Then of course there is the bombardment of South Sudan friendly civilians in South Kordofan and Blue Nile which is ongoing, but began long before the flow of oil was shut off from the south or any South Sudanese troops set foot in Heglig. Satellite Sentinel’s report from January of 2012 details similar events for months prior. One could potentially make the argument that defending civilians against genocide is a good reason to conduct military operations, but the international community has made it pretty clear that the people are on their own and that South Sudan cannot offer official help. “Genocide away,” I guess. “Never again” are words for commemorations rather than policies.

But more to the point, how can one forget the bombing of Yida Refugee Camp in Unity State in South Sudan on November 10th, 2011?  The Times must believe that Sudan’s bombing of the refugee camp must have been justified in anticipation by several months of South Sudan’s future military action or else it would be difficult to argue that “South Sudan created this crisis,” even limiting the “crisis” in question to the past year alone. Moral equivalency cannot possibly allow for Sudan to be the obvious aggressor even when its leadership is wanted for genocide by the International Criminal Court!

This all said, while restoring the flow of oil through Sudan will bring money into the South Sudanese economy, it also will provide Sudan with a much needed influx of capital with which to fund its military and police activities, harming the possibility of regime change in Sudan and prolonging the ongoing crisis of oppression caused by the Khartoum Regime for decades now.

Link

Report from physician assisting in S. Sudan refugee camp

Click on the link below for the link to the report from Dr. Koslow on Iowa Public Radio.

Report from physician assisting in S. Sudan refugee camp

Dr. Koslow indicates that the transfer of additional refugees from the border into S. Sudan has been postponed due to the fighting, flooding, and other factors.

Appeasing the Opposition and the Politics of Bread

A little under two weeks ago, I wrote that with the economic crisis and ongoing protests in Sudan that:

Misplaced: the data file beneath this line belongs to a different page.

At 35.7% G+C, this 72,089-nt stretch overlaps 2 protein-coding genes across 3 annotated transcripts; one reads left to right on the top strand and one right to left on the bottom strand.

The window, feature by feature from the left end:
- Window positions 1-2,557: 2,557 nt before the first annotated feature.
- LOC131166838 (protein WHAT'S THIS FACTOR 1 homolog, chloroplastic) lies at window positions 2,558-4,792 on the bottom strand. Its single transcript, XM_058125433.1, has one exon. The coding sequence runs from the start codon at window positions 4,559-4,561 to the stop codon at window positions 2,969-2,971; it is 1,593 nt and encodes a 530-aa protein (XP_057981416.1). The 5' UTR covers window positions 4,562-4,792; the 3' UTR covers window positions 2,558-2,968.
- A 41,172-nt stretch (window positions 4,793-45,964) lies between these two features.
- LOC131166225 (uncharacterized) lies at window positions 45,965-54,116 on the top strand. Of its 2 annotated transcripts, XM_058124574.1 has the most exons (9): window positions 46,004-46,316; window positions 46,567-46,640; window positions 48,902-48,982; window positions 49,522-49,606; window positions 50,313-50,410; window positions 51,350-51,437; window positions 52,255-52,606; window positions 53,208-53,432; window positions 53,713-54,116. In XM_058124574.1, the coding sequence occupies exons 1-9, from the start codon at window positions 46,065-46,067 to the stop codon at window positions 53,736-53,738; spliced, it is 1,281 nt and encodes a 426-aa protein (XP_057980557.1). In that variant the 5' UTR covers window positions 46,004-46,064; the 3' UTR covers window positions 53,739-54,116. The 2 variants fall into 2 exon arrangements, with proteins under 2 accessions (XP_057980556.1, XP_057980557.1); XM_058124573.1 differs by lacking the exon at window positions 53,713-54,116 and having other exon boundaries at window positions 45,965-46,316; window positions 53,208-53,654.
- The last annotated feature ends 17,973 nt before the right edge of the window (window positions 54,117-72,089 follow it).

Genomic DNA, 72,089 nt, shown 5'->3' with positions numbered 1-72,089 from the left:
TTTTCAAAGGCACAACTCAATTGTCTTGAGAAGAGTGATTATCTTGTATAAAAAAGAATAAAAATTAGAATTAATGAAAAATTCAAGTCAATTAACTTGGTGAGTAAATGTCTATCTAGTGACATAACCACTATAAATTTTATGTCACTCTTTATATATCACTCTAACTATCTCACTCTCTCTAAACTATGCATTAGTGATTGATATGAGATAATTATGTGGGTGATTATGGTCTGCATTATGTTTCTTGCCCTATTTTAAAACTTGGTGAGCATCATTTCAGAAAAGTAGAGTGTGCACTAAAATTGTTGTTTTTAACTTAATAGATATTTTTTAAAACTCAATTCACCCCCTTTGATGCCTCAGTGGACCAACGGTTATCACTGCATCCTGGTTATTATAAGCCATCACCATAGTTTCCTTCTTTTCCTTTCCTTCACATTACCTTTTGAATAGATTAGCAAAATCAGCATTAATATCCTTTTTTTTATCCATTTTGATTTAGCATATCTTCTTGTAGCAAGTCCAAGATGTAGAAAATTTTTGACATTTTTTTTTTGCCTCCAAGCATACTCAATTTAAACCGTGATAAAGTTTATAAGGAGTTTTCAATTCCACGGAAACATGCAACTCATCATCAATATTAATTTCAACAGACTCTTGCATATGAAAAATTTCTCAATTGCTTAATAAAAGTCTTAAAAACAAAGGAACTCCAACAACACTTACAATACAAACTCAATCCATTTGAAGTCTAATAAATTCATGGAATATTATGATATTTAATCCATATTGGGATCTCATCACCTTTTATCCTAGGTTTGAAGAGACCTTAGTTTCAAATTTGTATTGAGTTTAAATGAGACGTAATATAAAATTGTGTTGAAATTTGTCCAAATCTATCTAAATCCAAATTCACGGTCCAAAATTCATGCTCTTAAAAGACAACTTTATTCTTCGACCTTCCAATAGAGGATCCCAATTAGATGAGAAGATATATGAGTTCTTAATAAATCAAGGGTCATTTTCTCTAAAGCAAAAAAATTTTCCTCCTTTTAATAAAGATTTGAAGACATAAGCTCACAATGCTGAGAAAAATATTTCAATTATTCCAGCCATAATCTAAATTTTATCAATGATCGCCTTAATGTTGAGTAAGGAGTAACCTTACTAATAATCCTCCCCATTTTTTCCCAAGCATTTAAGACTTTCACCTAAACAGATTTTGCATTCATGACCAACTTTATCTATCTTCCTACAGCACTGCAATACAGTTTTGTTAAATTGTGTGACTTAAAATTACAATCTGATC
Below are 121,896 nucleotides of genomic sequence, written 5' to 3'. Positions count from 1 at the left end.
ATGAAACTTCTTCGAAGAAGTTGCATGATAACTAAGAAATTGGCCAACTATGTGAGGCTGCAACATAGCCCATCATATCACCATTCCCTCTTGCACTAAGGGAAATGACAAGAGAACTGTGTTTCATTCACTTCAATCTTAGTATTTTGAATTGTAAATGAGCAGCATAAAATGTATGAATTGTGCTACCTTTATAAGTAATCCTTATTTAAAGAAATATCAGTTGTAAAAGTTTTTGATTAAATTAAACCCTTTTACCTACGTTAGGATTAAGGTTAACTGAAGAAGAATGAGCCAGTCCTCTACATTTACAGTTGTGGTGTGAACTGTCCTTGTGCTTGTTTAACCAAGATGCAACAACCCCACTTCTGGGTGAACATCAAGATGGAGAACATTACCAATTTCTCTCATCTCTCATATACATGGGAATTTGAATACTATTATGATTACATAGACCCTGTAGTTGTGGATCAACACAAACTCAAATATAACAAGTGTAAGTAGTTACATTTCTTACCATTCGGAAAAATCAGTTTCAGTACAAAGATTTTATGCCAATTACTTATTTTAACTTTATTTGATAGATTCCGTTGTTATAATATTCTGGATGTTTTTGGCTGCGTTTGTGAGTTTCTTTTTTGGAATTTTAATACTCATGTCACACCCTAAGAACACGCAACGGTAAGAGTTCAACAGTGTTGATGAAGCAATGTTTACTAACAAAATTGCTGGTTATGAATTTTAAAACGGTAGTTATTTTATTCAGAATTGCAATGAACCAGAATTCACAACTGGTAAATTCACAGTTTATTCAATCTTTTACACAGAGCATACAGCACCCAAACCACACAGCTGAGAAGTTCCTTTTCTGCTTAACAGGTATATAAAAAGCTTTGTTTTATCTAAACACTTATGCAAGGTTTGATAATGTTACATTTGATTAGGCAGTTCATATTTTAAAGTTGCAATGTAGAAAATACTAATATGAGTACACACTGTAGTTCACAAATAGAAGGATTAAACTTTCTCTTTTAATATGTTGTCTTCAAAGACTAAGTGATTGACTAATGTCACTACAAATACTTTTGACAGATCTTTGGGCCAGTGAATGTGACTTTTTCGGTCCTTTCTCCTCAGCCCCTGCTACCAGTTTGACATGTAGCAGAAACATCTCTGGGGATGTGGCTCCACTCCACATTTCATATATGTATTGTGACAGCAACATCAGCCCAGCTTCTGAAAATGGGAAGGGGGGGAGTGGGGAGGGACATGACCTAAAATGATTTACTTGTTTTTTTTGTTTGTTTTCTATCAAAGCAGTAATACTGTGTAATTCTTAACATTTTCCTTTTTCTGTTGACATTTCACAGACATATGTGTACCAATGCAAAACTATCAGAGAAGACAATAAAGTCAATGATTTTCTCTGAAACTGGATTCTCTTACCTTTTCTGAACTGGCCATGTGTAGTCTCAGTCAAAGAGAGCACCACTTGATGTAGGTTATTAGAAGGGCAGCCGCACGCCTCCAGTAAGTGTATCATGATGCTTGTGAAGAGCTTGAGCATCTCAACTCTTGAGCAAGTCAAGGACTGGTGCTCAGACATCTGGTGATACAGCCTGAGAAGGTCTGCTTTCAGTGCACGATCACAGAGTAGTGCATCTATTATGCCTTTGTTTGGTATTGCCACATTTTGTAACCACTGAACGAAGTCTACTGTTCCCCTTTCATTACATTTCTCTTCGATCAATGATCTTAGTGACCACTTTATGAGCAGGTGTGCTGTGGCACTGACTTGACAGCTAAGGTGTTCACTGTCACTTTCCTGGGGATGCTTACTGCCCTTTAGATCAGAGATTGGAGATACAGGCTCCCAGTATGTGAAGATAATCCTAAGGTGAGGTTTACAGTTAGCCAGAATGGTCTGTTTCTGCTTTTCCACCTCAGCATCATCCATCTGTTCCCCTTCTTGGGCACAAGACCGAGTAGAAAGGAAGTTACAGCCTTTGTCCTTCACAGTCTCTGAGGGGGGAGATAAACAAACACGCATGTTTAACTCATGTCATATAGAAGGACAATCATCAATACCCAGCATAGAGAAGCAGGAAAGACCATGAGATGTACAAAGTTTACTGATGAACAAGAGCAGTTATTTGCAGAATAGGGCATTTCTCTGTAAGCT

The regime has a choice of how to weaken, but not to avoid weakening. It can try to maintain some control by ceding some power to the internal opposition, hoping to quell rioting, or it can risk a complete collapse by defending the periphery while continuing to fight in the center as well.

The regime seems now to have made a choice. I has chosen to cede some power to the internal opposition. According to an article in the Sudan Tribune, the regime is seeking “alternation of power.” I am not sure if what is implied is an alteration of the current standing of the minority parties or a true alternation of power with the National Congress Party NCP at some point not being in charge. I cannot at this point envision the latter as being a primary option at this point for the regime.

It is not insignificant that in addition to discussing changes in the distribution of power that the regime is strengthening discussion of creating an new Islamic constitution. This was discussed in March and caused discord among the opposition because the Popular Congress Party PCP is in favor of it along with the Sudanese Muslim Brotherhood, but the National Consensus Forces NCF saw it for what it is, a way to splinter the opposition so that the regime can maintain power. The PCP at the time backed down when the NCF accused the regime of:

Forging an alliance with “religious fanatics” in order to prolong its rule of “tyranny”.

Al-Turabi, as leader of the PCP, has distanced himself and his party from these discussions, but clearly this is a carrot being offered by the NCP in an attempt to split the internal opposition. The question is whether or not it will be accepted.

Meanwhile, Sudan is now facing both a bread shortage and significant inflation of food prices. People are now having to stand in long lines for bread in Khartoum. The regime reversed a decision to lift subsidies on wheat which would have immediately increased the cost of wheat by over 50%, something recommended by the minister of finance in order avoid economic catastrophe.

The regime is facing calamity and has very few options left with which to stave it off. It simply cannot continue to fund the military and police to the extent it has been doing so while its people starve, but neither can it continue to subsidize the cost of food substantially.  The fact that the regime has chosen not to be fiscally responsible out of fear of strengthening the rebellion will lead to a downgrading of its credit and a diminishing ability to address financial concerns going forward. Sudan is heading for a cliff with a deteriorating ability to turn away.